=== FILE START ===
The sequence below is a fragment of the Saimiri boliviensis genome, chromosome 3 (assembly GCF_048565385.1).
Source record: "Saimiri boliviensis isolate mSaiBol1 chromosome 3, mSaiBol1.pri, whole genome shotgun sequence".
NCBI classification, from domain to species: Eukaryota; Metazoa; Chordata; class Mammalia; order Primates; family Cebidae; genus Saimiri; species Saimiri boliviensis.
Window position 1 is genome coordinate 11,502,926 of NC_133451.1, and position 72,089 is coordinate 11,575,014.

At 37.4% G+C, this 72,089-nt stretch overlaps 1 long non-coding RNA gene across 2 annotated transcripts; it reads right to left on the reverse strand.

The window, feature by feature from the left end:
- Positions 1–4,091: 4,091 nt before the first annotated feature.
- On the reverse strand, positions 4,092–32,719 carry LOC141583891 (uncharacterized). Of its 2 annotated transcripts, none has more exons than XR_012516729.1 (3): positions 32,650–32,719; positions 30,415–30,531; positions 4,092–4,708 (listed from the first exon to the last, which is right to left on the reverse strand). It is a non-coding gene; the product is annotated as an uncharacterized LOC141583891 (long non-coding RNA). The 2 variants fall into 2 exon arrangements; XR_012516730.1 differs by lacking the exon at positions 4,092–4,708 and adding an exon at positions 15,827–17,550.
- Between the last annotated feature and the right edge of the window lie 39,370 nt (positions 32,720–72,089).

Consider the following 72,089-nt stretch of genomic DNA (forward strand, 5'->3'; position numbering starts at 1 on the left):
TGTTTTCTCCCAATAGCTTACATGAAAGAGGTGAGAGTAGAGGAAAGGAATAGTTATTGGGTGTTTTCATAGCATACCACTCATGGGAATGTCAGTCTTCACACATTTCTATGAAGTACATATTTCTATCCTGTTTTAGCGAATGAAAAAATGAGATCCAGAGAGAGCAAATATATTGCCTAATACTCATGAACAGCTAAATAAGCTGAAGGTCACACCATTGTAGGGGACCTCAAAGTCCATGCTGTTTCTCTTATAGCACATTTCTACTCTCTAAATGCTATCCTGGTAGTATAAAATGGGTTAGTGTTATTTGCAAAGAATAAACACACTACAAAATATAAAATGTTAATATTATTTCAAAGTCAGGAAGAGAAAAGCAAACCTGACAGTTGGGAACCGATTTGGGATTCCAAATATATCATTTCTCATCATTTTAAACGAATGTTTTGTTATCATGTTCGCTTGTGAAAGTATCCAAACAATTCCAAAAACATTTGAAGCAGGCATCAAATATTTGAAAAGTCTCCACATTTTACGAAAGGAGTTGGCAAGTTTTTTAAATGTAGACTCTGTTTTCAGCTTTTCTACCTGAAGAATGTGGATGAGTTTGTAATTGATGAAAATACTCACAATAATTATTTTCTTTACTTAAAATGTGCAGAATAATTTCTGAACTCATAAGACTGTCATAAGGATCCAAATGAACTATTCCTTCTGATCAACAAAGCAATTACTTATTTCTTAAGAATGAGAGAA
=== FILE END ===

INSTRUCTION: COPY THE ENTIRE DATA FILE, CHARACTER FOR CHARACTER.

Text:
The sequence below is a fragment of the Saimiri boliviensis genome, chromosome 3 (assembly GCF_048565385.1).
Source record: "Saimiri boliviensis isolate mSaiBol1 chromosome 3, mSaiBol1.pri, whole genome shotgun sequence".
NCBI classification, from domain to species: Eukaryota; Metazoa; Chordata; class Mammalia; order Primates; family Cebidae; genus Saimiri; species Saimiri boliviensis.
Window position 1 is genome coordinate 11,502,926 of NC_133451.1, and position 72,089 is coordinate 11,575,014.

At 37.4% G+C, this 72,089-nt stretch overlaps 1 long non-coding RNA gene across 2 annotated transcripts; it reads right to left on the reverse strand.

The window, feature by feature from the left end:
- Positions 1–4,091: 4,091 nt before the first annotated feature.
- On the reverse strand, positions 4,092–32,719 carry LOC141583891 (uncharacterized). Of its 2 annotated transcripts, none has more exons than XR_012516729.1 (3): positions 32,650–32,719; positions 30,415–30,531; positions 4,092–4,708 (listed from the first exon to the last, which is right to left on the reverse strand). It is a non-coding gene; the product is annotated as an uncharacterized LOC141583891 (long non-coding RNA). The 2 variants fall into 2 exon arrangements; XR_012516730.1 differs by lacking the exon at positions 4,092–4,708 and adding an exon at positions 15,827–17,550.
- Between the last annotated feature and the right edge of the window lie 39,370 nt (positions 32,720–72,089).

Consider the following 72,089-nt stretch of genomic DNA (forward strand, 5'->3'; position numbering starts at 1 on the left):
TGTTTTCTCCCAATAGCTTACATGAAAGAGGTGAGAGTAGAGGAAAGGAATAGTTATTGGGTGTTTTCATAGCATACCACTCATGGGAATGTCAGTCTTCACACATTTCTATGAAGTACATATTTCTATCCTGTTTTAGCGAATGAAAAAATGAGATCCAGAGAGAGCAAATATATTGCCTAATACTCATGAACAGCTAAATAAGCTGAAGGTCACACCATTGTAGGGGACCTCAAAGTCCATGCTGTTTCTCTTATAGCACATTTCTACTCTCTAAATGCTATCCTGGTAGTATAAAATGGGTTAGTGTTATTTGCAAAGAATAAACACACTACAAAATATAAAATGTTAATATTATTTCAAAGTCAGGAAGAGAAAAGCAAACCTGACAGTTGGGAACCGATTTGGGATTCCAAATATATCATTTCTCATCATTTTAAACGAATGTTTTGTTATCATGTTCGCTTGTGAAAGTATCCAAACAATTCCAAAAACATTTGAAGCAGGCATCAAATATTTGAAAAGTCTCCACATTTTACGAAAGGAGTTGGCAAGTTTTTTAAATGTAGACTCTGTTTTCAGCTTTTCTACCTGAAGAATGTGGATGAGTTTGTAATTGATGAAAATACTCACAATAATTATTTTCTTTACTTAAAATGTGCAGAATAATTTCTGAACTCATAAGACTGTCATAAGGATCCAAATGAACTATTCCTTCTGATCAACAAAGCAATTACTTATTTCTTAAGAATGAGAGAA